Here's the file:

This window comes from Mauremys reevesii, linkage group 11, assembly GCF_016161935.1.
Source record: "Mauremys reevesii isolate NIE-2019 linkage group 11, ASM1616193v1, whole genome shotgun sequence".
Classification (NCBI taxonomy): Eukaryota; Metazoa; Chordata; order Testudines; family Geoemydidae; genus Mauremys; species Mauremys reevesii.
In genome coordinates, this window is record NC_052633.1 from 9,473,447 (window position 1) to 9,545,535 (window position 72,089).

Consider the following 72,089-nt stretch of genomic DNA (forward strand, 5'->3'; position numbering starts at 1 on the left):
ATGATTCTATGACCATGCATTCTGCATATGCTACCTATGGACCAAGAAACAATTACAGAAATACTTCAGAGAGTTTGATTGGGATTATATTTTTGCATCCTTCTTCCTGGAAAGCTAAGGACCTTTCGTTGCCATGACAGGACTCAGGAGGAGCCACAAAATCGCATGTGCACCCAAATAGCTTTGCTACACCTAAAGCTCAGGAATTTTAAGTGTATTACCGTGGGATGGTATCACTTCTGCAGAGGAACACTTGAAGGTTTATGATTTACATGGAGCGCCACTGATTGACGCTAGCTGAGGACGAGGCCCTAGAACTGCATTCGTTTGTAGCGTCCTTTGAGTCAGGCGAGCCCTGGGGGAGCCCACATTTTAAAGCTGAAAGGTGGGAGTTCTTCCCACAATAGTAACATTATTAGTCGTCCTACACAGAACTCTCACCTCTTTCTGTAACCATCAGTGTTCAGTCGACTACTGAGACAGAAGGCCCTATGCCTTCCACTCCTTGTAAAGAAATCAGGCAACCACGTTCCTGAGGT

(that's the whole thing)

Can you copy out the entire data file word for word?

This window comes from Mauremys reevesii, linkage group 11, assembly GCF_016161935.1.
Source record: "Mauremys reevesii isolate NIE-2019 linkage group 11, ASM1616193v1, whole genome shotgun sequence".
Classification (NCBI taxonomy): Eukaryota; Metazoa; Chordata; order Testudines; family Geoemydidae; genus Mauremys; species Mauremys reevesii.
In genome coordinates, this window is record NC_052633.1 from 9,473,447 (window position 1) to 9,545,535 (window position 72,089).

Consider the following 72,089-nt stretch of genomic DNA (forward strand, 5'->3'; position numbering starts at 1 on the left):
ATGATTCTATGACCATGCATTCTGCATATGCTACCTATGGACCAAGAAACAATTACAGAAATACTTCAGAGAGTTTGATTGGGATTATATTTTTGCATCCTTCTTCCTGGAAAGCTAAGGACCTTTCGTTGCCATGACAGGACTCAGGAGGAGCCACAAAATCGCATGTGCACCCAAATAGCTTTGCTACACCTAAAGCTCAGGAATTTTAAGTGTATTACCGTGGGATGGTATCACTTCTGCAGAGGAACACTTGAAGGTTTATGATTTACATGGAGCGCCACTGATTGACGCTAGCTGAGGACGAGGCCCTAGAACTGCATTCGTTTGTAGCGTCCTTTGAGTCAGGCGAGCCCTGGGGGAGCCCACATTTTAAAGCTGAAAGGTGGGAGTTCTTCCCACAATAGTAACATTATTAGTCGTCCTACACAGAACTCTCACCTCTTTCTGTAACCATCAGTGTTCAGTCGACTACTGAGACAGAAGGCCCTATGCCTTCCACTCCTTGTAAAGAAATCAGGCAACCACGTTCCTGAGGT